“Strong in Da Struggle” creates buzz

Envisioned by Coren Cooper ’04, the new Motley mural, “Strong in da Struggle,” provokes campus comments.

“The overall theme is resistance,” says Coren.”However, the mural was meant to be aesthetically beautiful and empowering regardless of whether every student sees herself in the struggle of resistance.”

According to Coren, the pyramid represents Ancient Egypt, where the strength and power to fight and resist originated for people of color who were oppressed globally.

“All the background images…are meant to invoke a sense that history leads to what we know now—hip hop,” explains Coren.”The images about hip-hop culture are in the foreground because the struggles of the past in the background of the mural allowed for the creation of the hip-hop movement.”

Each woman in the foreground and in “center stage” is meant to point out that though women are marginalized in the male-dominated hip-hop community, they can still find empowerment through pop-locking (a form of break dancing), spinning records, and MC-ing.”Women are highlighted in the front because the women of Scripps and the Motley are seeking empowerment, just as the women in the mural [are doing] within the hip-hop community,” added Coren.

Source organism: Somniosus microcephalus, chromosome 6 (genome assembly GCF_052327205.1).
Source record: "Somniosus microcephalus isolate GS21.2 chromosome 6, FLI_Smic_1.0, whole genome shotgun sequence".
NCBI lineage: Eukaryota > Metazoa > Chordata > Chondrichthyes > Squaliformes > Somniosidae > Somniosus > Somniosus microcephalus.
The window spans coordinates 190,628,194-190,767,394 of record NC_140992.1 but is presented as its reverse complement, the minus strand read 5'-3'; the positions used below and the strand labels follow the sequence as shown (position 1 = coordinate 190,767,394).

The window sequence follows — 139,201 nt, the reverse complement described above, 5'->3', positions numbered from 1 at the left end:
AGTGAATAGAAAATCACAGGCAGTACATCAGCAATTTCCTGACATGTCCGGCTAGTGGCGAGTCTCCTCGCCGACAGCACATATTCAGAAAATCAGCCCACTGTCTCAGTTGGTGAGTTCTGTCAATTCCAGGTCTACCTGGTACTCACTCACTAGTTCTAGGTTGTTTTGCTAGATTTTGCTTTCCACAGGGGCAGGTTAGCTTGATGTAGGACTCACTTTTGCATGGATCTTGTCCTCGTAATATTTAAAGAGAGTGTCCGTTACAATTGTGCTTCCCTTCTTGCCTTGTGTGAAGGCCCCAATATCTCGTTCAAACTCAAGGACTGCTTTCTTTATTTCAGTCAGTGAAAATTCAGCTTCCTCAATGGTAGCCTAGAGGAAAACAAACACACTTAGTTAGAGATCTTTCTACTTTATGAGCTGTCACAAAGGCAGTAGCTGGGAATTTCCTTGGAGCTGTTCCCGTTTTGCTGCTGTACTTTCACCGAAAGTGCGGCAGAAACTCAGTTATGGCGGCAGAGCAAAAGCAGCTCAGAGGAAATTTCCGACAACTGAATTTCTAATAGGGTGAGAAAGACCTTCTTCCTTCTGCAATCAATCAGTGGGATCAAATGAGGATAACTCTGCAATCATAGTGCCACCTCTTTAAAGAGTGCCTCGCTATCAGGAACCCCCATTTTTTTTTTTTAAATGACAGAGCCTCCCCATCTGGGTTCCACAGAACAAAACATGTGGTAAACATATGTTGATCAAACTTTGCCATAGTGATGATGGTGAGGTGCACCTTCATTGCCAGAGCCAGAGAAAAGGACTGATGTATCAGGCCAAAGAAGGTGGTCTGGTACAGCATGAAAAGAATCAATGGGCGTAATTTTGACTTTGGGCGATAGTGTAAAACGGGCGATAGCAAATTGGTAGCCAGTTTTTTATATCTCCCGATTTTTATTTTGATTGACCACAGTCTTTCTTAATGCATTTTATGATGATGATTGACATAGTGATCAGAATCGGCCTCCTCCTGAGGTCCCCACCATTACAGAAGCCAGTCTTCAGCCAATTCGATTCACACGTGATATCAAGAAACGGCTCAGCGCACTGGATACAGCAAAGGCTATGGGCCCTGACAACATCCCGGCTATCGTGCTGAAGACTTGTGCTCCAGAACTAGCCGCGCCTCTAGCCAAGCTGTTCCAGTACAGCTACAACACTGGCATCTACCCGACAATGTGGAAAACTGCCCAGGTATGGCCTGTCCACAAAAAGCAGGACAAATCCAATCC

The mural was created as part of the “For Life! For Liberation!” conference that Coren created and produced. In late 2003, Coren applied for a Mellon Foundation Grant to help fund a three-day speakers series that examined the aesthetic, political, and economic relationships that link the Black Aesthetics/Black Arts Movements of the 60s and 70s to the aesthetic, political, economic, and cultural art productions of the current hip-hop era.

Three local artists visually constructed Coren’s ideas.

 

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